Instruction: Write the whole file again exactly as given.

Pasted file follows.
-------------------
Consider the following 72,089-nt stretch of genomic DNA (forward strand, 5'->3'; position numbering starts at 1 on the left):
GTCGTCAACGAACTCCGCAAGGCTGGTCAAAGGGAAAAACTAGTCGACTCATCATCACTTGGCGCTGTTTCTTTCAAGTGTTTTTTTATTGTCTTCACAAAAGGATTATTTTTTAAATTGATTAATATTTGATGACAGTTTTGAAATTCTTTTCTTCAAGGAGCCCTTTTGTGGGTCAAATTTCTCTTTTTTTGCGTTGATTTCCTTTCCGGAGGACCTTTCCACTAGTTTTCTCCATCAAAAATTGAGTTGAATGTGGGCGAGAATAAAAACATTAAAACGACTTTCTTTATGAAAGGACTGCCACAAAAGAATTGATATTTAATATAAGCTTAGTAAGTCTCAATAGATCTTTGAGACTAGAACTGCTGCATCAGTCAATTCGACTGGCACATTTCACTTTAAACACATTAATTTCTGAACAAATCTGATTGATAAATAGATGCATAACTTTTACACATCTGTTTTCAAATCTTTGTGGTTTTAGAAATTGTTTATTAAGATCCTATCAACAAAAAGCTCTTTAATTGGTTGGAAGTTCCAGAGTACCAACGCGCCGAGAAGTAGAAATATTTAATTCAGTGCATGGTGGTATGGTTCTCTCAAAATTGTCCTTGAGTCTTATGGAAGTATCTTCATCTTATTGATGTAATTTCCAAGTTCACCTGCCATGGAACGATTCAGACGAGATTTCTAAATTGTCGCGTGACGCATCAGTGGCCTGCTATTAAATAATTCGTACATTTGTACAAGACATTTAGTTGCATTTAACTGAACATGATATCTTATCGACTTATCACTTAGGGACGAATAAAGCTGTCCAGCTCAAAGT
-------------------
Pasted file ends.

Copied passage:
Consider the following 72,089-nt stretch of genomic DNA (forward strand, 5'->3'; position numbering starts at 1 on the left):
GTCGTCAACGAACTCCGCAAGGCTGGTCAAAGGGAAAAACTAGTCGACTCATCATCACTTGGCGCTGTTTCTTTCAAGTGTTTTTTTATTGTCTTCACAAAAGGATTATTTTTTAAATTGATTAATATTTGATGACAGTTTTGAAATTCTTTTCTTCAAGGAGCCCTTTTGTGGGTCAAATTTCTCTTTTTTTGCGTTGATTTCCTTTCCGGAGGACCTTTCCACTAGTTTTCTCCATCAAAAATTGAGTTGAATGTGGGCGAGAATAAAAACATTAAAACGACTTTCTTTATGAAAGGACTGCCACAAAAGAATTGATATTTAATATAAGCTTAGTAAGTCTCAATAGATCTTTGAGACTAGAACTGCTGCATCAGTCAATTCGACTGGCACATTTCACTTTAAACACATTAATTTCTGAACAAATCTGATTGATAAATAGATGCATAACTTTTACACATCTGTTTTCAAATCTTTGTGGTTTTAGAAATTGTTTATTAAGATCCTATCAACAAAAAGCTCTTTAATTGGTTGGAAGTTCCAGAGTACCAACGCGCCGAGAAGTAGAAATATTTAATTCAGTGCATGGTGGTATGGTTCTCTCAAAATTGTCCTTGAGTCTTATGGAAGTATCTTCATCTTATTGATGTAATTTCCAAGTTCACCTGCCATGGAACGATTCAGACGAGATTTCTAAATTGTCGCGTGACGCATCAGTGGCCTGCTATTAAATAATTCGTACATTTGTACAAGACATTTAGTTGCATTTAACTGAACATGATATCTTATCGACTTATCACTTAGGGACGAATAAAGCTGTCCAGCTCAAAGT